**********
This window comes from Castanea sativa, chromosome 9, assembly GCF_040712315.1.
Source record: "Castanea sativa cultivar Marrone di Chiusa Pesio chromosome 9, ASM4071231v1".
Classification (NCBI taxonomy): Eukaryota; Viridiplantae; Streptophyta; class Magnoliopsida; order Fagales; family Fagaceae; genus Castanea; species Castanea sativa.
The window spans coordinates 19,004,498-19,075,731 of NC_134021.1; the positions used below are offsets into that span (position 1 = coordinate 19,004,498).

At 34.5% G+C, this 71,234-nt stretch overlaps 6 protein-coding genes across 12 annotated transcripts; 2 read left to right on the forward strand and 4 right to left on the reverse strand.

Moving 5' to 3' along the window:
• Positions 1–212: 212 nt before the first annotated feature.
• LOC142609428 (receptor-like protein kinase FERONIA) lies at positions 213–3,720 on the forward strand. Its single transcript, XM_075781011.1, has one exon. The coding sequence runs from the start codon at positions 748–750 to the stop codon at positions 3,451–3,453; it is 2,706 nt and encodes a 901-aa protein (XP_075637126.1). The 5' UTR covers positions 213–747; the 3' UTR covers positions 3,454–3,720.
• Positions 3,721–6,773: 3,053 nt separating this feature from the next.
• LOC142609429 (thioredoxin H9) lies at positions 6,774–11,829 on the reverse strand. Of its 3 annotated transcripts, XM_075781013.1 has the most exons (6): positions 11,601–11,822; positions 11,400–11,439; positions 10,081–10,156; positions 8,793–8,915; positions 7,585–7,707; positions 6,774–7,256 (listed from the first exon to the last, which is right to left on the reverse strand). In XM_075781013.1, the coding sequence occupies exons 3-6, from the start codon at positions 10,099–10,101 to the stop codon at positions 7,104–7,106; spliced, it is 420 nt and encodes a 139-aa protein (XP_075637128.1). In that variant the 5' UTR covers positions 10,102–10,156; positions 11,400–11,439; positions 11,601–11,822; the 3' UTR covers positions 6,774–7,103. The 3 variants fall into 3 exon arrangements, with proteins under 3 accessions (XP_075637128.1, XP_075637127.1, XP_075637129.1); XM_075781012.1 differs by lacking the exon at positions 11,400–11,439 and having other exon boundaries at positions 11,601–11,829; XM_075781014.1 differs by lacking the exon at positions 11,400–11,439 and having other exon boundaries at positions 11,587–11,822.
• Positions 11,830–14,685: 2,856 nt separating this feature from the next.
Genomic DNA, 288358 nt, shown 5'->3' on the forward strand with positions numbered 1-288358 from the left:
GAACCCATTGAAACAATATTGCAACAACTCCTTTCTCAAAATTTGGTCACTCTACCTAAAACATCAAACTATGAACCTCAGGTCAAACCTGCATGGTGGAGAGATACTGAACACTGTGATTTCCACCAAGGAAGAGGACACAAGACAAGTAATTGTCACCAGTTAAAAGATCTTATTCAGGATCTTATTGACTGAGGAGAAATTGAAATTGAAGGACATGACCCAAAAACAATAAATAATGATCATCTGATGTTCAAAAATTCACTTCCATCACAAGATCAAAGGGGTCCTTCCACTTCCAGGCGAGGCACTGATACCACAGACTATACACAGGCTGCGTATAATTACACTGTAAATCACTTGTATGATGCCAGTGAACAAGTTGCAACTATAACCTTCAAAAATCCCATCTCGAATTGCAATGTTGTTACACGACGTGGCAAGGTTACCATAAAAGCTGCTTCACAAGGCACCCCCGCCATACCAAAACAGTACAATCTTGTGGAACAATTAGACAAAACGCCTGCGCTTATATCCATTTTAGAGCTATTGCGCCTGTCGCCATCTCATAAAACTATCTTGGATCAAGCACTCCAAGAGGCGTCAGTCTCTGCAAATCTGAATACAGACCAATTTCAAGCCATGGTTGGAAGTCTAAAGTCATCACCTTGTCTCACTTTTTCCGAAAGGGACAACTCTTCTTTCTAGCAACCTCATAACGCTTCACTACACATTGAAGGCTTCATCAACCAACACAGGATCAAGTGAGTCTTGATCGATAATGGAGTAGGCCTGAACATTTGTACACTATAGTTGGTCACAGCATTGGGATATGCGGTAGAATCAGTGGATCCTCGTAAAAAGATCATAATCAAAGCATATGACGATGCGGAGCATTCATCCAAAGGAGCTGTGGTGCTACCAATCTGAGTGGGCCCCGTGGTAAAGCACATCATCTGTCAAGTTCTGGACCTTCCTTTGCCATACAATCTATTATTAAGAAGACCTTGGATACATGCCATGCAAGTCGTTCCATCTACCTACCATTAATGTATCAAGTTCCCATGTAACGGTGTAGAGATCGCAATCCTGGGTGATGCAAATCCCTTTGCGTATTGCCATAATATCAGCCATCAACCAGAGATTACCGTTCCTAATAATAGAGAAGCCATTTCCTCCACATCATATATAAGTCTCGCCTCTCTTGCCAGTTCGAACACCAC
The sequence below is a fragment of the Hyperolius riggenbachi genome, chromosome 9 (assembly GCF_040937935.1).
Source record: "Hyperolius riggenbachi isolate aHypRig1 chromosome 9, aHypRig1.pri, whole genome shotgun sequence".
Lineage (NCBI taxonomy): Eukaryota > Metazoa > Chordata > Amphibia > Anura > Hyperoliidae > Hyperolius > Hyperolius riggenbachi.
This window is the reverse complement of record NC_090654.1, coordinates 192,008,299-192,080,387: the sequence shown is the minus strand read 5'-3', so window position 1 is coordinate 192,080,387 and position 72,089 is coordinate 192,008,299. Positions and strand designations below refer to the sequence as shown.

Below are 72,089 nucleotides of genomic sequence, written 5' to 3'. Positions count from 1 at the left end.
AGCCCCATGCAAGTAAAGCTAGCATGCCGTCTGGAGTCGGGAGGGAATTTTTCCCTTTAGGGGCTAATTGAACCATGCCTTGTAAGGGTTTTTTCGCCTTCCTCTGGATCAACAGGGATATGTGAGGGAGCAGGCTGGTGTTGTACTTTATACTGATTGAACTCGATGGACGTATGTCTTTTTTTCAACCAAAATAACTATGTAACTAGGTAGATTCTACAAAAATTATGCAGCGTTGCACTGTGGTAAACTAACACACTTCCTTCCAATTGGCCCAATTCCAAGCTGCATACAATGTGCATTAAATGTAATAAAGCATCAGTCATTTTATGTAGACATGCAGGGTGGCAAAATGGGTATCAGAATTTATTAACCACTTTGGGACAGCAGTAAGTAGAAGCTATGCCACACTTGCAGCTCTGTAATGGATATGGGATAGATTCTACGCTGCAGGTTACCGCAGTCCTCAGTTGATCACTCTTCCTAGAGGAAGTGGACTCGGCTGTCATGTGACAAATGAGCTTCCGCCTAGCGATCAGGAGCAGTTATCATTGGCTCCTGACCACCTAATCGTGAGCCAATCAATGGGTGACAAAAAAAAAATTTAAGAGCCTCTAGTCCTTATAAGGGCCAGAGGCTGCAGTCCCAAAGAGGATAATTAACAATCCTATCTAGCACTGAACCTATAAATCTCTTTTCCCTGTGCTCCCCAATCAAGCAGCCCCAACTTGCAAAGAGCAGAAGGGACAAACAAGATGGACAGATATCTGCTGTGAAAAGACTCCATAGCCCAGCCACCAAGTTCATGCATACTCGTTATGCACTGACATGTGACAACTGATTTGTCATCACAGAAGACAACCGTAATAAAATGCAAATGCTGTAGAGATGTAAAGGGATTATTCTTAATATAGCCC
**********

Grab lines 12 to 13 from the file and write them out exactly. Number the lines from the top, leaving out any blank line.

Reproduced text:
Genomic DNA, 288358 nt, shown 5'->3' on the forward strand with positions numbered 1-288358 from the left:
GAACCCATTGAAACAATATTGCAACAACTCCTTTCTCAAAATTTGGTCACTCTACCTAAAACATCAAACTATGAACCTCAGGTCAAACCTGCATGGTGGAGAGATACTGAACACTGTGATTTCCACCAAGGAAGAGGACACAAGACAAGTAATTGTCACCAGTTAAAAGATCTTATTCAGGATCTTATTGACTGAGGAGAAATTGAAATTGAAGGACATGACCCAAAAACAATAAATAATGATCATCTGATGTTCAAAAATTCACTTCCATCACAAGATCAAAGGGGTCCTTCCACTTCCAGGCGAGGCACTGATACCACAGACTATACACAGGCTGCGTATAATTACACTGTAAATCACTTGTATGATGCCAGTGAACAAGTTGCAACTATAACCTTCAAAAATCCCATCTCGAATTGCAATGTTGTTACACGACGTGGCAAGGTTACCATAAAAGCTGCTTCACAAGGCACCCCCGCCATACCAAAACAGTACAATCTTGTGGAACAATTAGACAAAACGCCTGCGCTTATATCCATTTTAGAGCTATTGCGCCTGTCGCCATCTCATAAAACTATCTTGGATCAAGCACTCCAAGAGGCGTCAGTCTCTGCAAATCTGAATACAGACCAATTTCAAGCCATGGTTGGAAGTCTAAAGTCATCACCTTGTCTCACTTTTTCCGAAAGGGACAACTCTTCTTTCTAGCAACCTCATAACGCTTCACTACACATTGAAGGCTTCATCAACCAACACAGGATCAAGTGAGTCTTGATCGATAATGGAGTAGGCCTGAACATTTGTACACTATAGTTGGTCACAGCATTGGGATATGCGGTAGAATCAGTGGATCCTCGTAAAAAGATCATAATCAAAGCATATGACGATGCGGAGCATTCATCCAAAGGAGCTGTGGTGCTACCAATCTGAGTGGGCCCCGTGGTAAAGCACATCATCTGTCAAGTTCTGGACCTTCCTTTGCCATACAATCTATTATTAAGAAGACCTTGGATACATGCCATGCAAGTCGTTCCATCTACCTACCATTAATGTATCAAGTTCCCATGTAACGGTGTAGAGATCGCAATCCTGGGTGATGCAAATCCCTTTGCGTATTGCCATAATATCAGCCATCAACCAGAGATTACCGTTCCTAATAATAGAGAAGCCATTTCCTCCACATCATATATAAGTCTCGCCTCTCTTGCCAGTTCGAACACCAC